In the past, saving was considered the best way to enjoy greater security in your personal and professional life. Yet, due to inflation, savings held in cash will gradually lose their value over time, with the average rate on a modern-day savings account being around 0.13%.
As a result, money-conscious individuals have sought other ways to reap these benefits, one of the most popular being investing. As the cost of living rises, deciding to invest is a sound way to protect the value of your money, build wealth, and reach your long-term financial goals. But what should you invest your money in? That’s the question.
Cryptocurrency, stock markets, mutual funds, bonds, and precious metals, are just some of the hundreds of ways to spend your investment money. While there is no correct answer, one thing can make a difference to your investment portfolio: start-ups.
Despite carrying great risks, investing in start-ups can leverage a significant amount of power across your investment portfolio, from diversifying your portfolio, giving you a range of options, and allowing you to reap (potential) early-bird rewards – start-ups hold much power. We go into more detail about the impact they can make below.
Diversifies Your Investment Portfolio
When you diversify your investment portfolio, you don’t just choose one asset type to focus on; you choose multiple. Diversity can mitigate volatility in your investment portfolio and protect you against risks so that one asset or asset class doesn’t drag down your entire portfolio. Ultimately, it aims to reduce losses by spreading your investments over different areas, which all react differently to the same event.
Typically, there are two ways investors can diversify their portfolios, either across asset classes or within them. This means that you’ll spread your investments across multiple asset types or within their class; for instance, instead of investing solely in cryptocurrency, you could choose EIS Investment Opportunities, bonds, real estate, and much more. That way, you don’t place all your eggs in one basket and spread your investments across various asset classes for safety.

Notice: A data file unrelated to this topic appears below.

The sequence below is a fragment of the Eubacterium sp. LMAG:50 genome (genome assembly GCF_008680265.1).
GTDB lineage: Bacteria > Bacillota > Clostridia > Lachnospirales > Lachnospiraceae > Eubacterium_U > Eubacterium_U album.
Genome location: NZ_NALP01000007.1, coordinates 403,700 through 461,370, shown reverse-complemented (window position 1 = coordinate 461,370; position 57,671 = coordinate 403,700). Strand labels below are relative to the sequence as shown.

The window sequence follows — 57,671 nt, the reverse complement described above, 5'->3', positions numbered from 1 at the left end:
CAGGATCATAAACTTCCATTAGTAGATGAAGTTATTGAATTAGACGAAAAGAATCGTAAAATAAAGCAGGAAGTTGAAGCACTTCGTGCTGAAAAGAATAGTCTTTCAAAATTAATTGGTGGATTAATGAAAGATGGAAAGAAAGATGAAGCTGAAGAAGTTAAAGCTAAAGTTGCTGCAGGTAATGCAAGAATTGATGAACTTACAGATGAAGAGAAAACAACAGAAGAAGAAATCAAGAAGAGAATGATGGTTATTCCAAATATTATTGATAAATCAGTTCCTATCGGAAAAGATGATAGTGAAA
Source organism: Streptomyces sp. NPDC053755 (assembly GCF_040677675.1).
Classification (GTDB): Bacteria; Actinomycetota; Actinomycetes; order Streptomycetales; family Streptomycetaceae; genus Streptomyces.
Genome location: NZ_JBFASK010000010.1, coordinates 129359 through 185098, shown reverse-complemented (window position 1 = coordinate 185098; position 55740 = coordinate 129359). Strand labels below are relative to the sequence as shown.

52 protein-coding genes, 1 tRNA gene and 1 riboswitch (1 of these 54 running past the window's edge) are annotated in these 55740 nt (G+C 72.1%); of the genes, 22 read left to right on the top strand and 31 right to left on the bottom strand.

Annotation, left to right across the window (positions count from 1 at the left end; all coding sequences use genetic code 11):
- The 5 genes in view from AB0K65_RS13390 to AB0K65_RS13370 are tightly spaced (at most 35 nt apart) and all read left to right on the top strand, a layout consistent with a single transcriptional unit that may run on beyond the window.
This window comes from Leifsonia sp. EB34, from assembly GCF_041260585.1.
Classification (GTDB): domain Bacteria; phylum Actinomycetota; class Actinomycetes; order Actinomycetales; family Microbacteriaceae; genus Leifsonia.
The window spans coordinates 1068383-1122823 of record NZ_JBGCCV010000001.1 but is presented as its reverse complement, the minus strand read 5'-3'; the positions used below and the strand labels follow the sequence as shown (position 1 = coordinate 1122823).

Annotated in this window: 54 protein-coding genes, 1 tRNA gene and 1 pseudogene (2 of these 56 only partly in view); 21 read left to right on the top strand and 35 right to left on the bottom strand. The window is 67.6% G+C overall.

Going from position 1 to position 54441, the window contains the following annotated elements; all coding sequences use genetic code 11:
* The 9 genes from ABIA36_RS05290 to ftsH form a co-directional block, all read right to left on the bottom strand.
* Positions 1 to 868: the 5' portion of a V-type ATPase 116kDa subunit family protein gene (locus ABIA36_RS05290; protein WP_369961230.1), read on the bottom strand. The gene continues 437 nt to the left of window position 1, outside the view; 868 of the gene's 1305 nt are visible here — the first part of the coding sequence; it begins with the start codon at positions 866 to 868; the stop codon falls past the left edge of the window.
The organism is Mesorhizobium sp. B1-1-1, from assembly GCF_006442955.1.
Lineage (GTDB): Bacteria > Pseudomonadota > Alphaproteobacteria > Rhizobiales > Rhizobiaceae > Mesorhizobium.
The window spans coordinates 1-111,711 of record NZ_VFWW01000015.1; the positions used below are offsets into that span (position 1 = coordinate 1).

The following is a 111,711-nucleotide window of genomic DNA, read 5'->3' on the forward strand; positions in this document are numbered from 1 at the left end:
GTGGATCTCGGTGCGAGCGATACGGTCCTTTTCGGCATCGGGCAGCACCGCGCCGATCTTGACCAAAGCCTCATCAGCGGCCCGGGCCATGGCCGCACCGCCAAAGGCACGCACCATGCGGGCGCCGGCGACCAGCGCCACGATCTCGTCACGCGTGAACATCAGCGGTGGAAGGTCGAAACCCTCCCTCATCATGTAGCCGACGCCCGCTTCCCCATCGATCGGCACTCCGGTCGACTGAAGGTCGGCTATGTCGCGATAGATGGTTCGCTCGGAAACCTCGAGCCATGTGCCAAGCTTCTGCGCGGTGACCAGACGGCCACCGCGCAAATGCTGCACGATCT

A Range Of Options
Another power that start-up investment can have on an investor's portfolio is the range of options available. Using an EIS or SEIS Scheme, you can invest in start-ups during their early stages with a trading history of two to seven years and add various enterprises to your portfolio, from lifestyle to small business, scalable, buyable, social, and large company start-ups.
Those considering start-up investing are usually advised to add five to ten enterprises to their portfolio, which can help create a healthy, diverse investment portfolio, including start-ups in different sectors, led by various entrepreneurs, and at different stages of development.
Suppose that there's a specific start-up sector that you’d like to invest in, like early-stage technology companies. In that case, you could consider using alternative investment managers like Oxford Capital, which specialise in giving dedicated investors access to some of the most impactful technology companies in the UK.
The Potential To Benefit From Early-Bird Rewards
One of the most significant benefits of investing in start-ups is that they give investors the potential to benefit from early-bird rewards. Although many risks are associated with start-up investments, the rewards you could reap are even more significant if it pays off.
Since 20% of businesses fail within their first year, the risk of losing your entire investment is a real possibility, yet if it does survive past its first year, you could benefit from very high returns. However, they are attractive because the entryway price is lower during the early stages, though there is always the risk of it not performing as well, which opens the potential for losses.
Due to this, most investors are advised to add five or ten enterprises to their portfolio, as it's more likely that two or three will perform well. However, investors can mitigate some risks associated with start-up investments by investing in venture capital funds like SEIS and EIS Schemes. Still, it doesn’t change the likeliness of the business failing within the first year.
Tax Relief For Investors In The UK
Another power that start-ups have on an investment portfolio is that they give UK-based investors a chance to minimise the risks and generate more returns. Should you have shares within a start-up for at least three years, tax wrappers like SEIS and EIS Schemes can provide up to 30% tax relief to UK-based investors, reducing the risks of investing in start-ups significantly.
In contrast, SEIS Schemes can offer up to 50% tax relief (so long as you’ve had shares within the company for upwards of three years) since these schemes offer investment opportunities during the very early stages of a start-up, like the idea stage. Not to mention, any gains are free from Capital Gains Tax which can reap greater rewards for investors.